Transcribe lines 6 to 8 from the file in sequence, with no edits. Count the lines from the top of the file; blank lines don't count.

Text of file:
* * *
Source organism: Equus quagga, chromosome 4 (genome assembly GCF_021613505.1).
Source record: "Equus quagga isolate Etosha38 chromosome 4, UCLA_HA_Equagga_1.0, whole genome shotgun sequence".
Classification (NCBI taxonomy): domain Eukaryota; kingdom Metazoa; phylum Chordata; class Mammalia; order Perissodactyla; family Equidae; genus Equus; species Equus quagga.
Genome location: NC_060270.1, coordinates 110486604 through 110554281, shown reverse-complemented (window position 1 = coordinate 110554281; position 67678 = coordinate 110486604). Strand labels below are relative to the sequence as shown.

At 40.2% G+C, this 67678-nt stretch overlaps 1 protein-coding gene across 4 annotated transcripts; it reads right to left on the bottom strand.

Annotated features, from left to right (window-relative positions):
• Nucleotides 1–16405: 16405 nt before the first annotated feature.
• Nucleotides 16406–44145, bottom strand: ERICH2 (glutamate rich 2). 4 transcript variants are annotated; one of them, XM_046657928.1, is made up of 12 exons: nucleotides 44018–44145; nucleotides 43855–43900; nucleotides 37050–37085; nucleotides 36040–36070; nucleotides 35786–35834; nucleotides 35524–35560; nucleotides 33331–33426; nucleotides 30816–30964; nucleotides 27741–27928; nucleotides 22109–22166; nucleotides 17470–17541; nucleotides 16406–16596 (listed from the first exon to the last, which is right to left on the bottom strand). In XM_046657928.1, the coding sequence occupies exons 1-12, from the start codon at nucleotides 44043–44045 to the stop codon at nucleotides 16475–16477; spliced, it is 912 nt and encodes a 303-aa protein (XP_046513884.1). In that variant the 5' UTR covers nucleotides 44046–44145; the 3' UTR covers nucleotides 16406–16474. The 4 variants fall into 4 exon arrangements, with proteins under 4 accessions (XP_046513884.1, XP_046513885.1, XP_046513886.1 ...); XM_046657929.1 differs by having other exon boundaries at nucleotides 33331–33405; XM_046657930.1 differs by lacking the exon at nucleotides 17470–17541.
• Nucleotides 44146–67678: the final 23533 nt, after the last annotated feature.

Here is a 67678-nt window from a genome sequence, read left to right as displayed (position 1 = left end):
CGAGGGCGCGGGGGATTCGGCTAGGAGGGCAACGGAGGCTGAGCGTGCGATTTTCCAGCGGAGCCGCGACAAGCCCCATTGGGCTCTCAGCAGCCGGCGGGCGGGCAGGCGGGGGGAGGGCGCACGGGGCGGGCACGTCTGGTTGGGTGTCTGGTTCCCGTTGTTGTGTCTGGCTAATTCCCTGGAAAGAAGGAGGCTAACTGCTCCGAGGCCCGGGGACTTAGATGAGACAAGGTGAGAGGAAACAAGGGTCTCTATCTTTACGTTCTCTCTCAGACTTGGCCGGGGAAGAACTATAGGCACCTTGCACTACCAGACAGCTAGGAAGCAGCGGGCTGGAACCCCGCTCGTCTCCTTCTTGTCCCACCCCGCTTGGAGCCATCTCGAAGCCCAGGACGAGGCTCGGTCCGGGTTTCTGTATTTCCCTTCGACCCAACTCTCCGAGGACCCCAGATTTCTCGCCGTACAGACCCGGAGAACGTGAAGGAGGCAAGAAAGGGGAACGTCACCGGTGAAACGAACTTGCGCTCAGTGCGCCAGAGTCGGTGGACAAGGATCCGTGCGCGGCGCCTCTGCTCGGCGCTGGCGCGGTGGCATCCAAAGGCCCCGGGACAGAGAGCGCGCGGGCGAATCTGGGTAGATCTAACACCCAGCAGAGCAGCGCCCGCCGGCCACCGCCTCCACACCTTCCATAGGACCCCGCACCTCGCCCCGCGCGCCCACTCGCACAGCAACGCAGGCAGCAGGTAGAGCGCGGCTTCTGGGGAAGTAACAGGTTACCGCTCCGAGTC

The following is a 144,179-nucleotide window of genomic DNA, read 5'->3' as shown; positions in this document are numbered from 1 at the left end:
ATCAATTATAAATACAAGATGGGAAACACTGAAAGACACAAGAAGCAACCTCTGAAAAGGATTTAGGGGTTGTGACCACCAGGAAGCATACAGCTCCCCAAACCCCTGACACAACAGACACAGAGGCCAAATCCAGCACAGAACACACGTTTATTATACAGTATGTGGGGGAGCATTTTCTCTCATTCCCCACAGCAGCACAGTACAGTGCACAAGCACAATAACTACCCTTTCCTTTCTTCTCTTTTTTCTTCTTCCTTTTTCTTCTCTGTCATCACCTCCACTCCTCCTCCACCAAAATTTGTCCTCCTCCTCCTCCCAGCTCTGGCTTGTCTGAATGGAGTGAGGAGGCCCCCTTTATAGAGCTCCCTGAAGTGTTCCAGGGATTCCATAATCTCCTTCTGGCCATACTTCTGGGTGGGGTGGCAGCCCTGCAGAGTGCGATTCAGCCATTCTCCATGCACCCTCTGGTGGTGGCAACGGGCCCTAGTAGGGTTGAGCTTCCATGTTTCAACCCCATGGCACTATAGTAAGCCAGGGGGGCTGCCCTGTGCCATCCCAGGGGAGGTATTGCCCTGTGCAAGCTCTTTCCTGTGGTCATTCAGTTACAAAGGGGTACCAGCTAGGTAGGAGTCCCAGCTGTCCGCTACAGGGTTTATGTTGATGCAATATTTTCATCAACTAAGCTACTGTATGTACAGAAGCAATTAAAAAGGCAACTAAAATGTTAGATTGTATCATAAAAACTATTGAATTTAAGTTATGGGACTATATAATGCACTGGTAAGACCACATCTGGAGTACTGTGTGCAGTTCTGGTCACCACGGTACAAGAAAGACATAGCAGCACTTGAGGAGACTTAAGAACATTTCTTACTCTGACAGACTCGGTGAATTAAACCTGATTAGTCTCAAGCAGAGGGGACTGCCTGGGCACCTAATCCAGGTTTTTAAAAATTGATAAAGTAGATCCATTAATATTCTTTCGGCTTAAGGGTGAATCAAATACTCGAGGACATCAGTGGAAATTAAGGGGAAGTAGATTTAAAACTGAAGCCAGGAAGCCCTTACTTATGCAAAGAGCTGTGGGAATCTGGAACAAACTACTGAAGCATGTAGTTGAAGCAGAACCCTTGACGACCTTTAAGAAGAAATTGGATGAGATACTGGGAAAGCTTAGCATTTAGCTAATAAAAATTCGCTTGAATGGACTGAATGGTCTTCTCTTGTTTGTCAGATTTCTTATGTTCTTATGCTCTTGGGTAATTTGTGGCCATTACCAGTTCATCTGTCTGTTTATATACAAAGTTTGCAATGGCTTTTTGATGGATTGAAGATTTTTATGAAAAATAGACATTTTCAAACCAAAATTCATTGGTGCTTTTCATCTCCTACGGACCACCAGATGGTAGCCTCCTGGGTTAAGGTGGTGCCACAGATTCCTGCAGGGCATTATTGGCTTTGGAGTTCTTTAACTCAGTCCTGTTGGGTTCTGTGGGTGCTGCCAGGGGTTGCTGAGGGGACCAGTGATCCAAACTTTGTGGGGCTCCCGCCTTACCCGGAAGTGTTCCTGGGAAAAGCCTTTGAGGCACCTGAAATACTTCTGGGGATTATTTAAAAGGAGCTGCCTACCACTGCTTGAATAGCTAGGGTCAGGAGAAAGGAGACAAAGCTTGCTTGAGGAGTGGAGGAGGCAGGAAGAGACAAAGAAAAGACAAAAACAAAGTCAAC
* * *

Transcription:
Annotated features, from left to right (window-relative positions):
• Nucleotides 1–16405: 16405 nt before the first annotated feature.
• Nucleotides 16406–44145, bottom strand: ERICH2 (glutamate rich 2). 4 transcript variants are annotated; one of them, XM_046657928.1, is made up of 12 exons: nucleotides 44018–44145; nucleotides 43855–43900; nucleotides 37050–37085; nucleotides 36040–36070; nucleotides 35786–35834; nucleotides 35524–35560; nucleotides 33331–33426; nucleotides 30816–30964; nucleotides 27741–27928; nucleotides 22109–22166; nucleotides 17470–17541; nucleotides 16406–16596 (listed from the first exon to the last, which is right to left on the bottom strand). In XM_046657928.1, the coding sequence occupies exons 1-12, from the start codon at nucleotides 44043–44045 to the stop codon at nucleotides 16475–16477; spliced, it is 912 nt and encodes a 303-aa protein (XP_046513884.1). In that variant the 5' UTR covers nucleotides 44046–44145; the 3' UTR covers nucleotides 16406–16474. The 4 variants fall into 4 exon arrangements, with proteins under 4 accessions (XP_046513884.1, XP_046513885.1, XP_046513886.1 ...); XM_046657929.1 differs by having other exon boundaries at nucleotides 33331–33405; XM_046657930.1 differs by lacking the exon at nucleotides 17470–17541.